Aloan remains a loan, no matter how much one changes the nomenclature of it. The government’s decision to reduce the circular debt by issuing Islamic bonds is another attempt to pay off the pending dues by taking more loans. The move is nothing but shifting the burden of loans. Raising money through bonds, whether Islamic or conventional, is not a sustainable solution at all. Given the fact that it will be the second Sukuk financing worth rupees 200 billion for the power sector in less than six months makes it evident that the government’s approach to deal with the issue of circular debt is an unsustainable one.

No doubt that the government had no other option but to raise money for reducing the burden of debts accumulated in the energy chain. Especially after the London Court of International Arbitration (LCIA) decision favouring independent power producers (IPPs), the government is trying to make arrangements for paying off debts through less harmful ways. But the government’s way of dealing with the issue of circular debt is just a short-term solution. Whether the government likes it or not, it is a fact. Probably the government would meet its claim of bringing the circular debt down to zero by the end of next year by such bonds.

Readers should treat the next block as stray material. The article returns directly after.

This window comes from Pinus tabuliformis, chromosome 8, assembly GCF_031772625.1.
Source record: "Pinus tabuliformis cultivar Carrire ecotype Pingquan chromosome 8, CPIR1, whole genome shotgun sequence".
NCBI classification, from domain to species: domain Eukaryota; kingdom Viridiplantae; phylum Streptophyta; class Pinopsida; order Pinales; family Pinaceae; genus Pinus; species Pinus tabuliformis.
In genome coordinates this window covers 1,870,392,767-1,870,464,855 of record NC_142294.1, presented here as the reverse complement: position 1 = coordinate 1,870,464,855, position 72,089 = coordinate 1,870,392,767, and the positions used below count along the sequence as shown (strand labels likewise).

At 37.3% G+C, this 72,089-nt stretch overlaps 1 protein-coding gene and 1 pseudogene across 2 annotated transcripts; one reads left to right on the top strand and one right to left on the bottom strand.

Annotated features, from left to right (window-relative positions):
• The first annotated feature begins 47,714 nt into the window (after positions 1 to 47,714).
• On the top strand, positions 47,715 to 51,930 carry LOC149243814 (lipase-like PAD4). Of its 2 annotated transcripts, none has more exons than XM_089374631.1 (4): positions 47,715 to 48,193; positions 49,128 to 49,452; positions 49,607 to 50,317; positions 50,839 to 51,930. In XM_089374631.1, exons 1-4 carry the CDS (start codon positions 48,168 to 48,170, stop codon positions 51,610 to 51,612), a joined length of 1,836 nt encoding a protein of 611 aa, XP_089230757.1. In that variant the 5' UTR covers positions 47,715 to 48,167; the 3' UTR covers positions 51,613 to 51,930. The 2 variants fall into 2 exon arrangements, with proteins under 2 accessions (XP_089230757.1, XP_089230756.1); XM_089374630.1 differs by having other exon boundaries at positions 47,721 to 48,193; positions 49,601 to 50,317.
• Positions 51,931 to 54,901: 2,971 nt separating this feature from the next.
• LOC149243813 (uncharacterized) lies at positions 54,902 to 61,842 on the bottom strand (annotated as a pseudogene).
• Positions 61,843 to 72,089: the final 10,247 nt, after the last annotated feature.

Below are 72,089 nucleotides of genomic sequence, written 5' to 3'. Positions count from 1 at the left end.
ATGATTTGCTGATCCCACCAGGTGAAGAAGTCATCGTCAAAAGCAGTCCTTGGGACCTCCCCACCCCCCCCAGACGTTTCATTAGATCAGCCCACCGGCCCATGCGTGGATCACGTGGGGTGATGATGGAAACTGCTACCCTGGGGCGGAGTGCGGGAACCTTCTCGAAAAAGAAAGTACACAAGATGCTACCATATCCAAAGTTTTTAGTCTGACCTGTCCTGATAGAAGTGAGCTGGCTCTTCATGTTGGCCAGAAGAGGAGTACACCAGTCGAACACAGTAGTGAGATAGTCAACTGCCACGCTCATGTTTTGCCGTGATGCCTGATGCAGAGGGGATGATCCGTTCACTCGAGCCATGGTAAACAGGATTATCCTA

However, let’s be clear on one thing. It is not the first time that the government will be able to bring the circular debt to zero in the next year. In the past, the governments brought the circular debts to zero too. But because of short-term solutions, the problem of circular debt has risen again. Despite the fact that the said debt is going up and up, we hear nothing from the government about reforming the power sector.

True that raising finances through an Islamic bond will ease the financial crunch in the power sector of the country. True that loans play a key part in the government’s strategy to rethink how to deal with power arrears and get some breathing room. However, it is also true that the government needs to do more for improving the energy sector and avoiding the financial losses that it suffers because of sticking to the wrong policies and poor infrastructure that is yet to be overhauled.

Moreover, the incumbent government’s debt taking is exceeding the previous government’s rate. Nevertheless, if the government manages to plug the deficit and make inroads into eliminating the circular debt, then the move of issuance of Sukuk bonds is justifiable. But the solution while bringing circular debt to zero should be achieved through a long-term strategy. Otherwise, a few years down the road, the issue of circular debt will surface again.